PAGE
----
Amish people don't pose for photos--which leaves me wondering about the many postcard images.

You'd think perhaps we would begin to recognize individual horses--if not different buggies.
J. pointed out a "double" buggy headed home this afternoon.
I felt quite superior as I announced, "That's Eli Herchberger's buggy and that's Barney the Horse!"

Like many children growing up in the 1950's I listened to the radio "cowboy" dramas: The Lone Ranger; Gene Autry.  The sound effects of those far-off days were memorable--if hardly authentic. Hoof-beats had a hollow, wooden sound, but somehow the rythem was about right.

Humans can hardly reproduce that sound of a horses' hooves clopping along the road.
Alfred Noyes in his famous poem, The Highwayman, did it well--I can hear the sound in my mind almost better than it can be articulated.

"Tlot tlot, tlot tlot! Had they heard it? The horse-hooves, ringing clear;

                              Tlot tlot, tlot tlot, in the distance! Were they deaf that they did not hear?

                              Down the ribbon of moonlight, over the brow of the hill,

                              The highwayman came riding--"

On Thursday, curled up enduring a head cold, I finished re-reading a favorite book, "O, The Brave Music"
by Dorothy Evelyn Smith.
In that book the narrator hears the sound of approaching horses as
"cupper-lup; cupper-lup; cupper-lup."

I can "hear" them both--perhaps the staccato "tlot-tlot" is the cadence of a trotting horse
and "cupper-lup, cupper-lup" the rocking of a canter---I welcome a definition
from those of you who are better authorities on horse-kind.

The former owners of our house placed this weathervane--it seems appropriate for our neighborhood.


  1. What a lovely post. I am fascinated by your tales of the Amish lifestyle, which is SO different to anything I know of here.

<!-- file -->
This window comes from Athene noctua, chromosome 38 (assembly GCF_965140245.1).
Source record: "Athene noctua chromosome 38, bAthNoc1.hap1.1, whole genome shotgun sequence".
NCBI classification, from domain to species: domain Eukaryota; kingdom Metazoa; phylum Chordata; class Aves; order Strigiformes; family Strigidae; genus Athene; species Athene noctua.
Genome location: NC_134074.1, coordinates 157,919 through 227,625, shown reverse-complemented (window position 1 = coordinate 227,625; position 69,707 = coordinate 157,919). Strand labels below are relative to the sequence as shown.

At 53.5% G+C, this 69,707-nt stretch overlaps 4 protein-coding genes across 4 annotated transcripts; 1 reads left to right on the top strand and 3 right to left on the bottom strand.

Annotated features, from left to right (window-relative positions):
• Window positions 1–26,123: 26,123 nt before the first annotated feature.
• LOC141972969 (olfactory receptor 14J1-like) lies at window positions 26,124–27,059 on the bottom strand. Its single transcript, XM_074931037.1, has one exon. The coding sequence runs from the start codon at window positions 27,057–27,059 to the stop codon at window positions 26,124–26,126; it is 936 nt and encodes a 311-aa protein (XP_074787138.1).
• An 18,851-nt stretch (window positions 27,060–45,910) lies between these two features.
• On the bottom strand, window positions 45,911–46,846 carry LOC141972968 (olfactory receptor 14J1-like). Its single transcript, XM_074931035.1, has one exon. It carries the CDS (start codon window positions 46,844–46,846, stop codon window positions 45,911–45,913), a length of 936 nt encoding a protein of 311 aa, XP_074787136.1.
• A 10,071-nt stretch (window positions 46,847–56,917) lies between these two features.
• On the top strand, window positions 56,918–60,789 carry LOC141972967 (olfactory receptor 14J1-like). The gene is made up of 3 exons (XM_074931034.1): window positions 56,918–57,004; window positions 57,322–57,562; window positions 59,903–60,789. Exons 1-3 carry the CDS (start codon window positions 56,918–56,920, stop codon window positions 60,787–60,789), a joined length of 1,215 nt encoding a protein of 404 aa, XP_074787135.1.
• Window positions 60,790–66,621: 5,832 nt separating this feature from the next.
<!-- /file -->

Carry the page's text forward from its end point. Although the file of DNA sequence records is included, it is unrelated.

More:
"tlot, tlot" and "cupper-lup" are indeed fair approximations - I can't improve on them this early in the morning anyway! "The Highwayman" is a poem we learned by heart at junior school, and still a comforting favourite of mine.

    I seem to remember their being a certain amount of pride amongst the more competative Amish over their choice of horse . . . it being human nature after all!

  2. How interesting, I love learning about the Amish. Here in England we have in the past, seen TV programmes about their life, but I like to read your stories.

  3. I'm really enjoying getting to know your Amish neighbors as you get to know them. I love horses and would enjoy the clop clopping of buggies coming along. Cute how excited Pebbles was (i wonder if the Amish know you guys as "the English with that frisky horse and those cats in the house").

  4. Always enjoy your posts about the Amish, such a different way of life.
    The Highwayman has always been a favorite poem of mine. Have you ever heard Loreena McKinnett's song of this name, about 10 minutes longs and wonderful.

  5. BB: The Highwayman was a poem my Mother had committed to memory. When I encountered it in high school English Lit she reeled off the verses. J. says that "of course" the Amish men are competative about their horses--just like modern men with their pickup trucks!
    Kath: I'm glad you are enjoying my stories--the neighborhood Amish are an interesting part of our life here.
    QC: Safety issues for the horse adn buggy people are rather an issue--in some places the Amish have resisted having the traingular warning sides on the backs of the buggies. Most of them here have led lights--blue and red--and I suspect some of the men have "adorned" the buggies with a few extra lights.
    The Amish don't approve of animals as pets in the house--Delilah is astonished at my mention of cats who sleep on the bed.
    Janet: Loreena McKinnett is a favorite of mine also--my CD's seem to have been packed away forever but I beleive I do have the one with her version of The Highwayman--I know I've heard it--goose-bumpy!